•  
 /  About Us / Details
August 12, 2019

Fixed Asset Valuation for Chain Stores: The Importance of Making the Right Assumptions

Fixed Asset Valuation for Chain Stores

There is a reason for the adage about assumptions: going off the wrong idea or information could lead to serious trouble. This is particularly true when it comes to the valuation of your business and its fixed assets.

While in any valuation analysis it is important that the selected methodology and the assumptions relied upon are appropriate, retail and hospitality companies that operate chain stores should pay particular attention to the selected assumptions because these industries have unique aspects that could dramatically affect the end result. This is especially true when valuing a group of chain stores.

For the purpose of this article, chain stores will be defined as locations sharing a brand, central management, and standardized business practices that are either under shared corporate ownership or franchise agreements. Chain stores will want to ensure not only that their valuation provider receives sufficient data (so proper assumptions are selected), but also that those assumptions are included in their valuation analysis.

Choosing the Right Methodology

The most common reason a company in the retail and hospitality sector would require fixed asset valuation services would be for financial or tax reporting purposes.

There are three basic methods to estimate an indication of fair (market) value in a fixed asset valuation:

  • The cost approach,
  • The sales comparison approach, and
  • The income approach.

The methodology to be selected is dictated by factors such as premise of value, purpose, data availability and accessibility, project timing, etc. However, the cost approach is probably the most likely to be selected, especially when several locations are involved in the analysis.

The cost approach incorporates the economic principle of substitution that states: an informed investor would pay no more for an asset than the cost of purchasing or producing a substitute asset with the same utility as the one being valued. The cost approach is based on the current cost to recreate or duplicate the asset less an appropriate allowance for all causes of depreciation: physical deterioration, functional obsolescence, and economic obsolescence. 

Under this approach, reproduction and/or replacement cost new (collectively referred to as RCN) are typically estimated using the indirect or direct methods. The indirect method applies equipment-specific indices to the historical cost of an asset to estimate current reproduction cost. The direct method involves using published sources, cost estimating techniques, recent capital investments, and input from dealers and manufacturers to estimate current replacement cost new.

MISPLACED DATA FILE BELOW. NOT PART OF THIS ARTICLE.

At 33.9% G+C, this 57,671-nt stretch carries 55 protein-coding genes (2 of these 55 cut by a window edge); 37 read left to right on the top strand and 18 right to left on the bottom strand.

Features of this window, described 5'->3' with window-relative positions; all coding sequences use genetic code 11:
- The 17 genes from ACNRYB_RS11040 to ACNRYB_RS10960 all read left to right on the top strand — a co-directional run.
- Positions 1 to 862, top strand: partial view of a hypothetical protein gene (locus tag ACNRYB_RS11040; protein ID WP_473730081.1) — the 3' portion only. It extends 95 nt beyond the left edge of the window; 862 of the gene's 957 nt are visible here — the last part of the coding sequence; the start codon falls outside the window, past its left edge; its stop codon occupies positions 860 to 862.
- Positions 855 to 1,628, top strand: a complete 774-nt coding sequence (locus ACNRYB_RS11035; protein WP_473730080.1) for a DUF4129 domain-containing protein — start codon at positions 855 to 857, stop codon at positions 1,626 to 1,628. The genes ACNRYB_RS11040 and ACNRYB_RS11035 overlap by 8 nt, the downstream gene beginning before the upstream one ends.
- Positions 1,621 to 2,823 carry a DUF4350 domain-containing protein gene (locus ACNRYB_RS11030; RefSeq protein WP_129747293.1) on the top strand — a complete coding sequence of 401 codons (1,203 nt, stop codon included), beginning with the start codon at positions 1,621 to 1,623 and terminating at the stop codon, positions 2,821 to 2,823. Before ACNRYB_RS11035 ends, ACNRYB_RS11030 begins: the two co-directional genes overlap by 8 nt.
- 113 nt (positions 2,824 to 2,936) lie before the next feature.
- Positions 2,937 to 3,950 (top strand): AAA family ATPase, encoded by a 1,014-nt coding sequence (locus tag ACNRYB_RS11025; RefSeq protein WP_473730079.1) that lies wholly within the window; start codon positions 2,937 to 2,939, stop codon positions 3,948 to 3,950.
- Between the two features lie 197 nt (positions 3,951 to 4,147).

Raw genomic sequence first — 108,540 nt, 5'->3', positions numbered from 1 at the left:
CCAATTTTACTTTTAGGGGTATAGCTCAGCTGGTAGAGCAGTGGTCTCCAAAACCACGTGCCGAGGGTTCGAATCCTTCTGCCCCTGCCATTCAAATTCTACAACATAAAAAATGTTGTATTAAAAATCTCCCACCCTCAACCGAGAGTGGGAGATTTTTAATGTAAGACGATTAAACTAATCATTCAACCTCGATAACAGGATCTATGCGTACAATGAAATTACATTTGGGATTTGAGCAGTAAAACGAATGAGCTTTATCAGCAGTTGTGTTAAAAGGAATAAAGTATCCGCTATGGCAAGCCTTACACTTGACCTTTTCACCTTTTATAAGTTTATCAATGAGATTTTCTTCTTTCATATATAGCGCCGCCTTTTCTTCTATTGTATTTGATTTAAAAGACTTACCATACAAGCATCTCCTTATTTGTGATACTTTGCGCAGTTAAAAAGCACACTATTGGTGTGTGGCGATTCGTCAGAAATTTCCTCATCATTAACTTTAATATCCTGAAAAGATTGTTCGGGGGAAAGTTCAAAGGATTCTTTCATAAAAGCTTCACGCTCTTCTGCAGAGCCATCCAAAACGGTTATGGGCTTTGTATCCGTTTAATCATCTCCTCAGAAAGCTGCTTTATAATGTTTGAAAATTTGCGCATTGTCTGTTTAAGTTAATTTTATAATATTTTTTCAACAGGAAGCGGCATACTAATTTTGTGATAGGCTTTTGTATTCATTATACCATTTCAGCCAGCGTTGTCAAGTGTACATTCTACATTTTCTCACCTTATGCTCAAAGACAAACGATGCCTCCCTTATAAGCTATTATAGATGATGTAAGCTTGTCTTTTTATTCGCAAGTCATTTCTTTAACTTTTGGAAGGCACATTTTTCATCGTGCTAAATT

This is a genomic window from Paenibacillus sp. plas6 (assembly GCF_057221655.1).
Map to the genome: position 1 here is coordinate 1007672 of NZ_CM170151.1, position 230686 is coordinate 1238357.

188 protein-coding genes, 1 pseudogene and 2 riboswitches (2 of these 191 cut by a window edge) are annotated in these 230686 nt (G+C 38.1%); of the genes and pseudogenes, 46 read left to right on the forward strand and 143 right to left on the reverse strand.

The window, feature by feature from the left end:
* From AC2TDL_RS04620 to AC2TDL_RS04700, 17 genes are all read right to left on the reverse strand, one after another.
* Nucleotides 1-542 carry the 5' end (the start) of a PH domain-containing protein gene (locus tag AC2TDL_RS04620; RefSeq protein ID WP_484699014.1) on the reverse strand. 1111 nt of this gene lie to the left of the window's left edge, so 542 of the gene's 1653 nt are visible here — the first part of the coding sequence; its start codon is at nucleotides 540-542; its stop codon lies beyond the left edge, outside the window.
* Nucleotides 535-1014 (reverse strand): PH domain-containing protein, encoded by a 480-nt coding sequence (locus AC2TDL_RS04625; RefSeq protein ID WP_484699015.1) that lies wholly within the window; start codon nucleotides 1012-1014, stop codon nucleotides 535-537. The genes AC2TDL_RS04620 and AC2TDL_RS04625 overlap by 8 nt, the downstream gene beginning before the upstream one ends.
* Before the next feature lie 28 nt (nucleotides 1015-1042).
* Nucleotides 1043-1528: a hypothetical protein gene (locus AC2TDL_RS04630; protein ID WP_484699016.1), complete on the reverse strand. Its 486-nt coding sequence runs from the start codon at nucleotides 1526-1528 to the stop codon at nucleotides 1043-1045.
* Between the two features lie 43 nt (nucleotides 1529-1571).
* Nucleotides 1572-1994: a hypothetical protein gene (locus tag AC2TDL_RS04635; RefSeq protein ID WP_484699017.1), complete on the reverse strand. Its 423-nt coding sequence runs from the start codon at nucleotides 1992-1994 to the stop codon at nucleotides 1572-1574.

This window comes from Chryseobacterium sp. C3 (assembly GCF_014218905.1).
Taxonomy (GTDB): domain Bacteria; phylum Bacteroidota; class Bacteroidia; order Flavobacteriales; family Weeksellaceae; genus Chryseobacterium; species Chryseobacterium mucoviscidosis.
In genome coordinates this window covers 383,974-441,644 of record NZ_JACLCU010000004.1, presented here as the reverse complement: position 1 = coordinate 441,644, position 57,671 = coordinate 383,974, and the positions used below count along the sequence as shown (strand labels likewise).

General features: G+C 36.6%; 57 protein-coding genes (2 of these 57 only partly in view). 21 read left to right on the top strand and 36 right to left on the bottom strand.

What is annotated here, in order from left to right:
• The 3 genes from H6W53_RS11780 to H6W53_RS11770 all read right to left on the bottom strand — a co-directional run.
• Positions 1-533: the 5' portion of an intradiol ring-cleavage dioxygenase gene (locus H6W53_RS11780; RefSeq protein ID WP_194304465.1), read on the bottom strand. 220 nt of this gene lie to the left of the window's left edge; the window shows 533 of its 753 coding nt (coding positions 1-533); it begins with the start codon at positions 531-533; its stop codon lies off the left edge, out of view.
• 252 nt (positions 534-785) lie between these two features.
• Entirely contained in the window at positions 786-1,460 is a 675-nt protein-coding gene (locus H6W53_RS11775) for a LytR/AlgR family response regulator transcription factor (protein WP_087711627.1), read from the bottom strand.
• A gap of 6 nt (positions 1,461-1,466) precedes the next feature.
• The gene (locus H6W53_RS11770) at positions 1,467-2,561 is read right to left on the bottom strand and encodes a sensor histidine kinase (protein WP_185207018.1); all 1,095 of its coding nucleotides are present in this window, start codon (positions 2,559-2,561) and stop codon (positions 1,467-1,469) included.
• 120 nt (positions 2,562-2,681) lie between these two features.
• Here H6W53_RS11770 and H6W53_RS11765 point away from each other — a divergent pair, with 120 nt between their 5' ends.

Why the Cost Approach Works for Retail & Hospitality

The cost approach provides a great framework that valuation experts can follow, as it incorporates a number of items important in an analysis from completeness to economics, and functionality of the assets and value premise. However, in order to successfully complete an analysis, a valuation provider must address some potential challenges inherent in the cost approach. Otherwise, there is a significant risk that the concluded values will be materially impacted.

In general, the starting point in an analysis would be to rely on the company’s fixed asset register because it contains a wealth of information. It provides an X-ray of the challenges and allows the specialist to select, in part, the appropriate assumptions for the analysis. Moreover, companies require a list of all assets valued so they can be incorporated into their books as a base point.

Given the above, there are limitations and issues faced when performing fixed assets analyses. The following are some of these challenges:

  • Lump sums – The fixed asset register (FAR) may include a pool of different assets placed in service around the same time.
  • Excess capital costs – Extra assets could be included in the FAR that might not be required for current operations.
  • Duplicate assets – In certain situations, assets reflected in the register could include assets that had been replaced but remained in the register.
  • Description – There could be a lack of description, which might impact grouping of assets and ultimately an understanding of what is in place versus what assets are missing.